IPFS

338 Win Mag vs 338 Lapua: Loaded for Bear

Written by Sam Jacobs Subject: Gun Rights

With an effective range of over half a mile, the 338 Lapua Magnum and 338 Winchester Magnum are two centerfire rifle cartridges that excel at long range shooting.

The 338 Lapua Mag is the rifle cartridge of choice for military snipers as it was developed to punch through body armor at 1,000 yards and bridges the gap between the 300 Win Mag and the 50 BMG.

The 338 Win Mag was part of the belted-magnum cartridge craze in the late 50's and early 60's and has been the go-to ammo of choice for dangerous game hunters across North America. Capable of ethically harvesting any thin-skinned game animal on the planet, it is the preferred cartridge in Alaksa to protect yourself against belligerent grizzly bears or other large game. But which of these two magnum cartridges is the best option for your new medium bore bolt-action rifle?

For most non-competitive shooters, the 338 Win Mag will be more than enough cartridge to suit your needs while the 338 Lapua is most at home on the firing line for 1,000+ yard shooting competitions.

In this article, we will examine the advantages and disadvantages of the 338 Lapua and 338 Win Mag to help you understand which will work best for your needs.

What's the Difference Between 338 Lapua and 338 Win Mag?

The 338 Lapua and 338 Win Mag are two centerfire magnum rifle cartridges that fire the same 0.338" diameter bullets. Although both rifle cartridges fire the same caliber bullets, this is where the similarities between the two ends.

One major difference between the two is the design of the cartridge case. The 338 Win Mag utilizes a belted-magnum design that became popular during the magnum era of the late 1950's and was marketed for big game hunters while the 338 Lapua uses a non-belted case and was designed specifically for military use.

The 338 Win Mag was also designed to fit into a long action like a 30-06 Springfield, while the 338 Lapua requires a magnum action as it is a longer, beefier round.

Both 338 magnum cartridges excel at long range accuracy and precision, you will not find the 338 Win Mag on the firing line of a 1,000-yard competition that is dominated by 6.5 Creedmoor, 300 Win Mag, and 338 Lapua.

But why is that?

The reason is because the 338 Win Mag is primarily a sporting cartridge while the 338 Lapua is long range precision cartridge. Each have their own roles that they fill admirably and understanding the difference is critical to making the right choice for your next rifle.

In the following sections, we will break down the differences between these 338-caliber magnums so that you can more clearly understand the advantages and disadvantages of each.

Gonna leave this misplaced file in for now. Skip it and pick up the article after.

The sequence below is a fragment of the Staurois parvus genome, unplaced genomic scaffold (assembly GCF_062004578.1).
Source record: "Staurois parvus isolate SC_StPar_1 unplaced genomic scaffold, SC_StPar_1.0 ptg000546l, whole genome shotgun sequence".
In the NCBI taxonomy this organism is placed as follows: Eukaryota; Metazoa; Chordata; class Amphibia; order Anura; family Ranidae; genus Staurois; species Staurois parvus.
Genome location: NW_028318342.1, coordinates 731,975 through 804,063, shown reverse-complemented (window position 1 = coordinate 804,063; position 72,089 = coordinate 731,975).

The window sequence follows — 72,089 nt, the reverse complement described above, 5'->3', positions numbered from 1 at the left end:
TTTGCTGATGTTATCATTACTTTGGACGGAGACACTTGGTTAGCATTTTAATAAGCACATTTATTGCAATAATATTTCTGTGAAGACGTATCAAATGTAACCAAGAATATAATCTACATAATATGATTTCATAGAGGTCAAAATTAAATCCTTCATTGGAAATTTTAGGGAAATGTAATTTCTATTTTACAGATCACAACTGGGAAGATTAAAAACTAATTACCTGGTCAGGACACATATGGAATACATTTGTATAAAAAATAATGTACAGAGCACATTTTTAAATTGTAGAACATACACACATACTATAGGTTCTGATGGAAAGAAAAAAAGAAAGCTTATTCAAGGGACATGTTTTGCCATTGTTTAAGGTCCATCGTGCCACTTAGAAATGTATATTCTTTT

Cartridge Specs

When evaluating two big game hunting cartridges, it's a good idea to analyze the cartridge specs to gain more knowledge of each. The first, and most obvious, similarity is that both the 338 Lapua Magnum and 338 Winchester Magnum fire the same 0.338" diameter projectiles. However, this is where the similarities end.



One major difference is the case length of both rifle cartridges. The 338 Lapua Magnum has a case length of 2.724" and overall length of 3.681" compared to 2.50" and 3.34", respectively, for the 338 Win Mag. This difference in case length directly affects case capacity.

The 338 Lapua is well-known for having a cavernous cartridge case. With a case capacity of 114.2 gr, the 338 Lapua can hold over 30% more powder than the 338 Win Mag at 86 gr. This added powder capacity is what allows the 338 Lapua to fire heavier bullets with a higher ballistic coefficient than the 338 Win Mag.

Another difference is the type of rifle action that both cartridges are fired from. With its longer overall length, the 338 Lapua sits firmly in a heavier and stronger magnum action, while the 338 Win Mag is short enough to fit into a long action rifle like the 30-06 Springfield and 300 Win Mag.

At the time of writing, SAAMI has not proofed the 338 Lapua and does not have an established max pressure for the round. To complicate matters, Lapua and the CIP have been somewhat ambivalent about the max pressure for the cartridge.

There is some scholarly debate as to the max pressure for the 338 Lapua, but the lower limits (and therefore safer) suggest 420 MPa (60,916 PSI).The max pressure for 338 Winchester Magnum is 64,000 PSI.

The 338 Lapua is an overall larger case and can fire heavier bullets, and although those projectiles perform extremely well at long distance shooting, there is a price to be paid for this enhanced downrange performance.

The additional case capacity afforded to the 338 Lapua has a negative effect on felt recoil and barrel life when compared to the 338 Win Mag.

Continue reading the full analysis of 338 Win Mag vs 338 Lapua here.

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